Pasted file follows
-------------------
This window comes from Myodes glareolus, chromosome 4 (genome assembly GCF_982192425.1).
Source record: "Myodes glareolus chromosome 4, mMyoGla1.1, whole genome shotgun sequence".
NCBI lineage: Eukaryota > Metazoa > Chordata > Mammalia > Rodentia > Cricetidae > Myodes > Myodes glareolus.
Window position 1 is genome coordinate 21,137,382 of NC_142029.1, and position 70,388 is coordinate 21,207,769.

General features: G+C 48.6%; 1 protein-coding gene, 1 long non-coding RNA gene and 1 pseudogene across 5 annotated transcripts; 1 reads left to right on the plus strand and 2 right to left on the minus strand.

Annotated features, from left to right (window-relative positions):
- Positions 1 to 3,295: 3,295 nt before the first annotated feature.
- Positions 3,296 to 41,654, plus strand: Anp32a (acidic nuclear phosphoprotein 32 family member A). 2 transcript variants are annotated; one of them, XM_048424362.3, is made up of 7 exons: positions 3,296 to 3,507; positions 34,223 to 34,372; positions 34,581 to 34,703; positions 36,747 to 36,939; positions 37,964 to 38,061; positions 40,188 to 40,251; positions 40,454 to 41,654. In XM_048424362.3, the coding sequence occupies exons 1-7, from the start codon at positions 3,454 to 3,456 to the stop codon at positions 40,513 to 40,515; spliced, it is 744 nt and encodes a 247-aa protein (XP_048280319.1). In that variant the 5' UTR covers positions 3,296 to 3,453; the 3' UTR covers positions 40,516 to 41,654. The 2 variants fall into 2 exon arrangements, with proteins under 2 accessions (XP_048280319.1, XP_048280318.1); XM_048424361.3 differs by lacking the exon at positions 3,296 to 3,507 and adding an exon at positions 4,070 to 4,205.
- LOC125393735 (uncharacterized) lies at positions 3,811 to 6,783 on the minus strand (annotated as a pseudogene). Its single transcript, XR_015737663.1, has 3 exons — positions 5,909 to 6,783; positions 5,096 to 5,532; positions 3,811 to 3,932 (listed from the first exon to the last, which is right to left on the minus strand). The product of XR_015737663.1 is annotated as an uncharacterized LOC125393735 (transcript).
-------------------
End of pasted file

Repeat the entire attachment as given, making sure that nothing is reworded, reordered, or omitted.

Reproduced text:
This window comes from Myodes glareolus, chromosome 4 (genome assembly GCF_982192425.1).
Source record: "Myodes glareolus chromosome 4, mMyoGla1.1, whole genome shotgun sequence".
NCBI lineage: Eukaryota > Metazoa > Chordata > Mammalia > Rodentia > Cricetidae > Myodes > Myodes glareolus.
Window position 1 is genome coordinate 21,137,382 of NC_142029.1, and position 70,388 is coordinate 21,207,769.

General features: G+C 48.6%; 1 protein-coding gene, 1 long non-coding RNA gene and 1 pseudogene across 5 annotated transcripts; 1 reads left to right on the plus strand and 2 right to left on the minus strand.

Annotated features, from left to right (window-relative positions):
- Positions 1 to 3,295: 3,295 nt before the first annotated feature.
- Positions 3,296 to 41,654, plus strand: Anp32a (acidic nuclear phosphoprotein 32 family member A). 2 transcript variants are annotated; one of them, XM_048424362.3, is made up of 7 exons: positions 3,296 to 3,507; positions 34,223 to 34,372; positions 34,581 to 34,703; positions 36,747 to 36,939; positions 37,964 to 38,061; positions 40,188 to 40,251; positions 40,454 to 41,654. In XM_048424362.3, the coding sequence occupies exons 1-7, from the start codon at positions 3,454 to 3,456 to the stop codon at positions 40,513 to 40,515; spliced, it is 744 nt and encodes a 247-aa protein (XP_048280319.1). In that variant the 5' UTR covers positions 3,296 to 3,453; the 3' UTR covers positions 40,516 to 41,654. The 2 variants fall into 2 exon arrangements, with proteins under 2 accessions (XP_048280319.1, XP_048280318.1); XM_048424361.3 differs by lacking the exon at positions 3,296 to 3,507 and adding an exon at positions 4,070 to 4,205.
- LOC125393735 (uncharacterized) lies at positions 3,811 to 6,783 on the minus strand (annotated as a pseudogene). Its single transcript, XR_015737663.1, has 3 exons — positions 5,909 to 6,783; positions 5,096 to 5,532; positions 3,811 to 3,932 (listed from the first exon to the last, which is right to left on the minus strand). The product of XR_015737663.1 is annotated as an uncharacterized LOC125393735 (transcript).